So, it looks like imposed Hermiticity, so he moved from the general form ##ds^2=g_{AB}dz^Adz^B## to the final form ##ds^2=2g_{\alpha\bar{\beta}}dz^{\alpha}d\bar{z}^{\beta}##. Is that right? Was hermiticity the missing block? If so, this contradicts with what we agreed on last, right?
     
  7. Dec 13, 2015 #6

    nrqed

    User Avatar
    Science Advisor
    Homework Helper
    Gold Member

    I don't see any contradiction with what we agreed on last night. We have ## ds^2 = g_{\alpha \beta } dz_\alpha dz_\beta + g_{\bar{\alpha}\bar{\beta}} dz_{\bar{\alpha}} dz_{\bar{\beta}} + g_{\bar{\alpha} \beta} dz_{\bar{\alpha}} dz_{\beta} + g_{\alpha \bar{\beta}} dz_{\alpha} dz_{\bar{\beta}} ##. By hermiticity the first two terms are zero and from your argument last night , the last two can be combined (keeping in mind that the indices are summed over, we see that the last two terms are equal)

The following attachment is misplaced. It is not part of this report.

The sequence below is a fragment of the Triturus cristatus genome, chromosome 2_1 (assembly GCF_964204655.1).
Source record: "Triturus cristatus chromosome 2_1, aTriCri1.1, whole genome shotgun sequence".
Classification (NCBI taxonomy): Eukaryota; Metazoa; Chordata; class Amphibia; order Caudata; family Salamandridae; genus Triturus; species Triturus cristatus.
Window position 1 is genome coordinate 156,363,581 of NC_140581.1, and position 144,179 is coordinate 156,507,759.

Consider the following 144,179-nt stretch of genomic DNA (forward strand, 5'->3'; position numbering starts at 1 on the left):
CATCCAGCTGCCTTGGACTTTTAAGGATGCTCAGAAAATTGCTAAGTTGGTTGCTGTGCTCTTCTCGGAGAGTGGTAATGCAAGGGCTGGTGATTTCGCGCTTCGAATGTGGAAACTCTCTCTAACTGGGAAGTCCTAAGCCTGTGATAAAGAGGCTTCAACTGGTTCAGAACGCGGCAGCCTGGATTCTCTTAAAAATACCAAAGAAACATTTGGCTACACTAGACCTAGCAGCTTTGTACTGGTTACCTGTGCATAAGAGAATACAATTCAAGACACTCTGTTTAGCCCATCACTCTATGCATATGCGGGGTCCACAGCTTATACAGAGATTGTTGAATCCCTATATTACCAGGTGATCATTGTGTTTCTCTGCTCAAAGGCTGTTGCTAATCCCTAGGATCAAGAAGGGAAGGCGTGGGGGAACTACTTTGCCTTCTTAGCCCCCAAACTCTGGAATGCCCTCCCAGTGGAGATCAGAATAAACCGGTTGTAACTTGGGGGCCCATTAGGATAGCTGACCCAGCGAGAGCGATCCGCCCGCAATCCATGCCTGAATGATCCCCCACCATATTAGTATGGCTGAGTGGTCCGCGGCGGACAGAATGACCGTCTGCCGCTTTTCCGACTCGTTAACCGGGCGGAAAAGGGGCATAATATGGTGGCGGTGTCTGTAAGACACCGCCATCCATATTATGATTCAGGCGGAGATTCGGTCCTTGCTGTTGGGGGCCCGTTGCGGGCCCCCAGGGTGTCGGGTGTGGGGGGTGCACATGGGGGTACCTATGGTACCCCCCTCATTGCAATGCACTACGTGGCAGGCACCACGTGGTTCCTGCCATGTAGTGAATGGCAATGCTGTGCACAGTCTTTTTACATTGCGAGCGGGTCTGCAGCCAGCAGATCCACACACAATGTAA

8. Dec 13, 2015 #7
    When last night I said
    I didn't know that because of Hermiticity that's the case. I was just following up @mathman 's answer, but without knowing why he considered that to be the case. He said
    without mentioning anything about hermiticity.

    So why
    Maybe I didn't precisely understand what you meant by
     
  9. Dec 13, 2015 #8

    nrqed

    User Avatar
    Science Advisor
    Homework Helper
    Gold Member

    I am sorry, I had misread your post here. We do not have to assume ##g_{\alpha\bar{\beta}}=g_{\bar{\alpha}\beta}##, all we need is to use is symmetry of the metric,
    ##g_{\alpha\bar{\beta}}=g_{\bar{\beta}\alpha}##.